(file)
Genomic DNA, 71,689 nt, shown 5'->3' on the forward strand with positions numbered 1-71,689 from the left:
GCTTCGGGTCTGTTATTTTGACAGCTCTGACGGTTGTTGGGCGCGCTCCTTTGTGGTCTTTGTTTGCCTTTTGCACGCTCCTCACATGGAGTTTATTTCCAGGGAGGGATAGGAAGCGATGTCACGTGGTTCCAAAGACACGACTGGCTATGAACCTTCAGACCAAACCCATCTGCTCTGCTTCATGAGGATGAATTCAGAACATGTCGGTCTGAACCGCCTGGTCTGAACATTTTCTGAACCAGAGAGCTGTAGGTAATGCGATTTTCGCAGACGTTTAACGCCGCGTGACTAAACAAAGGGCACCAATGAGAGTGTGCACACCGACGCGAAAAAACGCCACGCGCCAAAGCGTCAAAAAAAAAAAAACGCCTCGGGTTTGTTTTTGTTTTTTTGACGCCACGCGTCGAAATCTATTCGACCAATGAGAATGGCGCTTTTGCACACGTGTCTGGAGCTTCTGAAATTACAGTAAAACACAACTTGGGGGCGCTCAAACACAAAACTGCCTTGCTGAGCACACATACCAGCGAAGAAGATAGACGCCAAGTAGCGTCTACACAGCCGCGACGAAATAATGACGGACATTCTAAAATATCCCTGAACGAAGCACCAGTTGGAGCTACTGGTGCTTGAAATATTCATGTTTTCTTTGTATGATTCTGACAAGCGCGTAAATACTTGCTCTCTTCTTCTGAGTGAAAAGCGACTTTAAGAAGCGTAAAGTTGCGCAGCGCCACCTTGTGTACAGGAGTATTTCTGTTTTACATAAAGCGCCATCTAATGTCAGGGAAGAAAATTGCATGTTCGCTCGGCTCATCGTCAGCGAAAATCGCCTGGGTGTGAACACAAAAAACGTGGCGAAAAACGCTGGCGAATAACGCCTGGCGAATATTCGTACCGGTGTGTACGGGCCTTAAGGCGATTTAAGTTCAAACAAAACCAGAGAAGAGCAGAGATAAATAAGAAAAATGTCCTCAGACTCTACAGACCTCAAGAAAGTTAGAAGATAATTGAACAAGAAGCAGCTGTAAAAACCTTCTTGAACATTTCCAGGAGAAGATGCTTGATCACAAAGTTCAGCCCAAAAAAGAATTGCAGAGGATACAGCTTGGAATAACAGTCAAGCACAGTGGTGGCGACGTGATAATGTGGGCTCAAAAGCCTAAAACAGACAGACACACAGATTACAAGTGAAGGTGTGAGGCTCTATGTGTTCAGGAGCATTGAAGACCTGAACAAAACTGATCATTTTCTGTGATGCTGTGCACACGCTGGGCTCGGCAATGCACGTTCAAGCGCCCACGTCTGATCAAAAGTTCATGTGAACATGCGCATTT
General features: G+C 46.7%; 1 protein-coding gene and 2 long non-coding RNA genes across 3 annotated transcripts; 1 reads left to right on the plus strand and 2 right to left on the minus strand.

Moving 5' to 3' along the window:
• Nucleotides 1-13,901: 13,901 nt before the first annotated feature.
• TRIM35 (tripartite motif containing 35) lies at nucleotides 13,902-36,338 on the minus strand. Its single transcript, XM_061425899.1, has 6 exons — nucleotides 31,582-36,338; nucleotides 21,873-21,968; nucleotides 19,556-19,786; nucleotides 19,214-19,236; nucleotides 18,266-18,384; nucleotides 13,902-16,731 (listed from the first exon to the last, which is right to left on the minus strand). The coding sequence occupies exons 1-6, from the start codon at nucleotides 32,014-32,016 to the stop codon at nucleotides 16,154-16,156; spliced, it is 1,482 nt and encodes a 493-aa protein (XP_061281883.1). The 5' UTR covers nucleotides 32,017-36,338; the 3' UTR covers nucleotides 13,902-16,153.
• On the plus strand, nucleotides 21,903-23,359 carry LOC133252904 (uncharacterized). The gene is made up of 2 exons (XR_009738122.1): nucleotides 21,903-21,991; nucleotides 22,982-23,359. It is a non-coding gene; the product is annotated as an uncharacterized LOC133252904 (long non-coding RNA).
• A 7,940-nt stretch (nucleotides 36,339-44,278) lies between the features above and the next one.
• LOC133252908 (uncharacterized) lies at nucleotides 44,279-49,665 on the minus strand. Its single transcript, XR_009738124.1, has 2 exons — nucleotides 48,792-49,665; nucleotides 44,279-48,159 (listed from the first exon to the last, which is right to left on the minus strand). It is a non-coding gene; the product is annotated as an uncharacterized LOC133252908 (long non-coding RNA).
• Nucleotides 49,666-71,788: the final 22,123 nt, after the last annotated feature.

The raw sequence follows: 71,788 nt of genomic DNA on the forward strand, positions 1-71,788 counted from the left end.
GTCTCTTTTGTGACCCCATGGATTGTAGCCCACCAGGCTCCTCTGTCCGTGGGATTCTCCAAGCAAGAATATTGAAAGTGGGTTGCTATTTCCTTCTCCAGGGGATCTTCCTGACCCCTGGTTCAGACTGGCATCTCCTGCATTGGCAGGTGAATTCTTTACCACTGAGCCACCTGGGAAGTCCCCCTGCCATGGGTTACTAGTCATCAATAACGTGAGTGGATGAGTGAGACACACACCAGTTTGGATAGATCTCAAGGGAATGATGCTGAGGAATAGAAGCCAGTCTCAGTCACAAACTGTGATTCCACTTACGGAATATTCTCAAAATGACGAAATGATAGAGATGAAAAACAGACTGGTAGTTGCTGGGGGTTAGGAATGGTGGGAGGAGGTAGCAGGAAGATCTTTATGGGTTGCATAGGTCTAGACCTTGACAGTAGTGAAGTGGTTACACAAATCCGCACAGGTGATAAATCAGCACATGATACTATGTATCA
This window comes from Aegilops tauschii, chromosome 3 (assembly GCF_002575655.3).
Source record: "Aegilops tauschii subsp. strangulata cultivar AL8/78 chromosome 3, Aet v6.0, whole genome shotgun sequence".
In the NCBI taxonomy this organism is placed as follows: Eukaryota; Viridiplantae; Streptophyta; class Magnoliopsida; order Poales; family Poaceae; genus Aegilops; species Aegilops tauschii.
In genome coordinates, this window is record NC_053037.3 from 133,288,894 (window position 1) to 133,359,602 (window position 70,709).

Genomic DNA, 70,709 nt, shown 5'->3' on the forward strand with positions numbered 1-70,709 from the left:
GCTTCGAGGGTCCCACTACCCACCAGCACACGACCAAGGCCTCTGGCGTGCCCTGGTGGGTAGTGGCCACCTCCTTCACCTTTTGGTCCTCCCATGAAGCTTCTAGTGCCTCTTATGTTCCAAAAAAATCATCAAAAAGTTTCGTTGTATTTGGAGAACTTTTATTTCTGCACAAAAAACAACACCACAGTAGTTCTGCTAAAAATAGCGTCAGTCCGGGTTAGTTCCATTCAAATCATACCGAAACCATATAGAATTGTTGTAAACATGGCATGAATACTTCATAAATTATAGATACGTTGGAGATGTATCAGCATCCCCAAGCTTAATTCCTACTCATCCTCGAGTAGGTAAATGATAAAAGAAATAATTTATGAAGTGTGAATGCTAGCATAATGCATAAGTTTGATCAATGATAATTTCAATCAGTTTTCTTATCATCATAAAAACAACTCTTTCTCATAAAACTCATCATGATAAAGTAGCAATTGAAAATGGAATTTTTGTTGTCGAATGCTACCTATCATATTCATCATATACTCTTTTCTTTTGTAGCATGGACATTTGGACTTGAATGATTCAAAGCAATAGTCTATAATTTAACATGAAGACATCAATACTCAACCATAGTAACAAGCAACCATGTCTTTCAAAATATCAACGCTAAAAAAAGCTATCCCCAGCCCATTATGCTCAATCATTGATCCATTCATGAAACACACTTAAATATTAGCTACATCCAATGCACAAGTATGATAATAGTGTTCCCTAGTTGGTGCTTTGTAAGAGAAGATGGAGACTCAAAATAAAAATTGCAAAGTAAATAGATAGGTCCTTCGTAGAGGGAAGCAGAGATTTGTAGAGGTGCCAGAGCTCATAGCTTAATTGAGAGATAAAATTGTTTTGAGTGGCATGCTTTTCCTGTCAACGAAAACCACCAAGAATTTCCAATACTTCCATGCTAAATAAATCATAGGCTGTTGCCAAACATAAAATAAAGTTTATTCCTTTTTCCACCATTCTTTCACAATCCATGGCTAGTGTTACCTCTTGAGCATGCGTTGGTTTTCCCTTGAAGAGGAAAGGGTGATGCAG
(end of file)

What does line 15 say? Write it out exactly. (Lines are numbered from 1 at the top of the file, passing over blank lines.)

In the NCBI taxonomy this organism is placed as follows: Eukaryota; Viridiplantae; Streptophyta; class Magnoliopsida; order Poales; family Poaceae; genus Aegilops; species Aegilops tauschii.